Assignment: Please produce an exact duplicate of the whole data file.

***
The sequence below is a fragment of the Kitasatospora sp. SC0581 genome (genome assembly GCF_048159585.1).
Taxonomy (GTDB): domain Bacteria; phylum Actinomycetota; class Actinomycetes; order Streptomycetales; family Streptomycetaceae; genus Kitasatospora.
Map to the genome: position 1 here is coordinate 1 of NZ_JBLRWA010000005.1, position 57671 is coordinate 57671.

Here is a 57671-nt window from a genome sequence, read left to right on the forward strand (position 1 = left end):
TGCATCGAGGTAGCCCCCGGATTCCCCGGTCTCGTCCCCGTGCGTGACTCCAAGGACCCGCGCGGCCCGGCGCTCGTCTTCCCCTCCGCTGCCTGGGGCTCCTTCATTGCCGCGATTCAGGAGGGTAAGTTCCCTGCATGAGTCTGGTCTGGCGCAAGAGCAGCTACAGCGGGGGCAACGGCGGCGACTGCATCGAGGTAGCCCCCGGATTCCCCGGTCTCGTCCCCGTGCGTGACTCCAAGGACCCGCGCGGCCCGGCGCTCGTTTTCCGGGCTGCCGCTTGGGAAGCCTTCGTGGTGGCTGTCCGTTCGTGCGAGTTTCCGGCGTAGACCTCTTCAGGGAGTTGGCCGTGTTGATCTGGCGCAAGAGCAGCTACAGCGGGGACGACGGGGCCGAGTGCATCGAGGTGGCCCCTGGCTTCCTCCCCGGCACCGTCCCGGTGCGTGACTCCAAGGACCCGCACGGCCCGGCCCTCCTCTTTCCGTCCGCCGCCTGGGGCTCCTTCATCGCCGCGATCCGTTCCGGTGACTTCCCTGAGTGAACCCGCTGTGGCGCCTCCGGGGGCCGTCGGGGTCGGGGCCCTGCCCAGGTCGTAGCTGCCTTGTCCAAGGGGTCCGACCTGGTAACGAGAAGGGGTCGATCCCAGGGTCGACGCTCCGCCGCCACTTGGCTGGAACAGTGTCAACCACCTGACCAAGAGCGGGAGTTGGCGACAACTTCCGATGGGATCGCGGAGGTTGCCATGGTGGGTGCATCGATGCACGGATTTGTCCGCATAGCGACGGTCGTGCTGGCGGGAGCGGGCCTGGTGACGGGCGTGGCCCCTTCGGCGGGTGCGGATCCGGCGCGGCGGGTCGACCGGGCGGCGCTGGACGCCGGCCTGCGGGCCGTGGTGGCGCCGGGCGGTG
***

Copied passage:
The sequence below is a fragment of the Kitasatospora sp. SC0581 genome (genome assembly GCF_048159585.1).
Taxonomy (GTDB): domain Bacteria; phylum Actinomycetota; class Actinomycetes; order Streptomycetales; family Streptomycetaceae; genus Kitasatospora.
Map to the genome: position 1 here is coordinate 1 of NZ_JBLRWA010000005.1, position 57671 is coordinate 57671.

Here is a 57671-nt window from a genome sequence, read left to right on the forward strand (position 1 = left end):
TGCATCGAGGTAGCCCCCGGATTCCCCGGTCTCGTCCCCGTGCGTGACTCCAAGGACCCGCGCGGCCCGGCGCTCGTCTTCCCCTCCGCTGCCTGGGGCTCCTTCATTGCCGCGATTCAGGAGGGTAAGTTCCCTGCATGAGTCTGGTCTGGCGCAAGAGCAGCTACAGCGGGGGCAACGGCGGCGACTGCATCGAGGTAGCCCCCGGATTCCCCGGTCTCGTCCCCGTGCGTGACTCCAAGGACCCGCGCGGCCCGGCGCTCGTTTTCCGGGCTGCCGCTTGGGAAGCCTTCGTGGTGGCTGTCCGTTCGTGCGAGTTTCCGGCGTAGACCTCTTCAGGGAGTTGGCCGTGTTGATCTGGCGCAAGAGCAGCTACAGCGGGGACGACGGGGCCGAGTGCATCGAGGTGGCCCCTGGCTTCCTCCCCGGCACCGTCCCGGTGCGTGACTCCAAGGACCCGCACGGCCCGGCCCTCCTCTTTCCGTCCGCCGCCTGGGGCTCCTTCATCGCCGCGATCCGTTCCGGTGACTTCCCTGAGTGAACCCGCTGTGGCGCCTCCGGGGGCCGTCGGGGTCGGGGCCCTGCCCAGGTCGTAGCTGCCTTGTCCAAGGGGTCCGACCTGGTAACGAGAAGGGGTCGATCCCAGGGTCGACGCTCCGCCGCCACTTGGCTGGAACAGTGTCAACCACCTGACCAAGAGCGGGAGTTGGCGACAACTTCCGATGGGATCGCGGAGGTTGCCATGGTGGGTGCATCGATGCACGGATTTGTCCGCATAGCGACGGTCGTGCTGGCGGGAGCGGGCCTGGTGACGGGCGTGGCCCCTTCGGCGGGTGCGGATCCGGCGCGGCGGGTCGACCGGGCGGCGCTGGACGCCGGCCTGCGGGCCGTGGTGGCGCCGGGCGGTG